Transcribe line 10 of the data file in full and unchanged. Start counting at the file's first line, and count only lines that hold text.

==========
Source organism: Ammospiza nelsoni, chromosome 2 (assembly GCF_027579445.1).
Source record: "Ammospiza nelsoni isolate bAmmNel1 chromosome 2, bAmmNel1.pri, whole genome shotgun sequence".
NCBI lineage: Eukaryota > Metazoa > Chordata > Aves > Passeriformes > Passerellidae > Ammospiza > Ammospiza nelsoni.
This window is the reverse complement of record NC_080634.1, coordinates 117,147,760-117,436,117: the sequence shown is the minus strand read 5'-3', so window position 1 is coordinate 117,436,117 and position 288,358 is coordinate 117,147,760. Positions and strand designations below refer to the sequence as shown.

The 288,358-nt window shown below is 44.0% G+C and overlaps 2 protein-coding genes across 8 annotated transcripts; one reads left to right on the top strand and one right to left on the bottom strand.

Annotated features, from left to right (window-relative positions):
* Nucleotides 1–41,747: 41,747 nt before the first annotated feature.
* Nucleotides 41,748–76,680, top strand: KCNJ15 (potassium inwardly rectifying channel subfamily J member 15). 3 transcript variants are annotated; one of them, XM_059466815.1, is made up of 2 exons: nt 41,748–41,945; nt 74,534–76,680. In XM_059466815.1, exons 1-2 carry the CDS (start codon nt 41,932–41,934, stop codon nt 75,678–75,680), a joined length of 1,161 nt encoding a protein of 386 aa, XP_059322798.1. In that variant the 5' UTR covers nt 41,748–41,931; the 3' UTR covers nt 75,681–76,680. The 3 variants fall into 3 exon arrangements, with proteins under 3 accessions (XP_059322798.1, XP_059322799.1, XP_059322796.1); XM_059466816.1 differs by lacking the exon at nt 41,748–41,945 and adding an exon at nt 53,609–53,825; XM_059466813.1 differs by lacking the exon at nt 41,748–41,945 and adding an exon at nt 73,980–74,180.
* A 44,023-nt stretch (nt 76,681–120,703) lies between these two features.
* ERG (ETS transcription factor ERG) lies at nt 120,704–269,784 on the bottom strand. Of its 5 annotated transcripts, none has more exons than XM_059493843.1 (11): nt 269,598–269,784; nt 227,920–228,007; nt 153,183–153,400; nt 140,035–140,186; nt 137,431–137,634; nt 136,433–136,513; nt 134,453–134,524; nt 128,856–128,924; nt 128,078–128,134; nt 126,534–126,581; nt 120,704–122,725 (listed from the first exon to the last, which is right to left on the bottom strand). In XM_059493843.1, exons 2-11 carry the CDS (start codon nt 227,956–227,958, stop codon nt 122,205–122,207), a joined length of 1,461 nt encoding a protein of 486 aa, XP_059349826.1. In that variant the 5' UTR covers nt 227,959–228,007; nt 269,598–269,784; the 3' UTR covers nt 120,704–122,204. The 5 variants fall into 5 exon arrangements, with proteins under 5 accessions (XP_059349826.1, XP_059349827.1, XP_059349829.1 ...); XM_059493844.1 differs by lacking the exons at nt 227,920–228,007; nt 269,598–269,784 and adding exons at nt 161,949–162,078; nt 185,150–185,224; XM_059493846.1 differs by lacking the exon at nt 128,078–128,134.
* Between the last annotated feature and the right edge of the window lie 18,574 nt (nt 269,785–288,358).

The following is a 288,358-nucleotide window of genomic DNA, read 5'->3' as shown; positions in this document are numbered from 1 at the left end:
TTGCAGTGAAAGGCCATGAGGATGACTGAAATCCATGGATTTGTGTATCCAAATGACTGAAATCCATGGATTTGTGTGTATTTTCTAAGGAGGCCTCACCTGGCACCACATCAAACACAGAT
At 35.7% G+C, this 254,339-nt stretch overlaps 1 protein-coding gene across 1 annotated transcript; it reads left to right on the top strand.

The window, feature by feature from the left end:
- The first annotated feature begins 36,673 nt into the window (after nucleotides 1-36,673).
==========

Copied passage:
* ERG (ETS transcription factor ERG) lies at nt 120,704–269,784 on the bottom strand. Of its 5 annotated transcripts, none has more exons than XM_059493843.1 (11): nt 269,598–269,784; nt 227,920–228,007; nt 153,183–153,400; nt 140,035–140,186; nt 137,431–137,634; nt 136,433–136,513; nt 134,453–134,524; nt 128,856–128,924; nt 128,078–128,134; nt 126,534–126,581; nt 120,704–122,725 (listed from the first exon to the last, which is right to left on the bottom strand). In XM_059493843.1, exons 2-11 carry the CDS (start codon nt 227,956–227,958, stop codon nt 122,205–122,207), a joined length of 1,461 nt encoding a protein of 486 aa, XP_059349826.1. In that variant the 5' UTR covers nt 227,959–228,007; nt 269,598–269,784; the 3' UTR covers nt 120,704–122,204. The 5 variants fall into 5 exon arrangements, with proteins under 5 accessions (XP_059349826.1, XP_059349827.1, XP_059349829.1 ...); XM_059493844.1 differs by lacking the exons at nt 227,920–228,007; nt 269,598–269,784 and adding exons at nt 161,949–162,078; nt 185,150–185,224; XM_059493846.1 differs by lacking the exon at nt 128,078–128,134.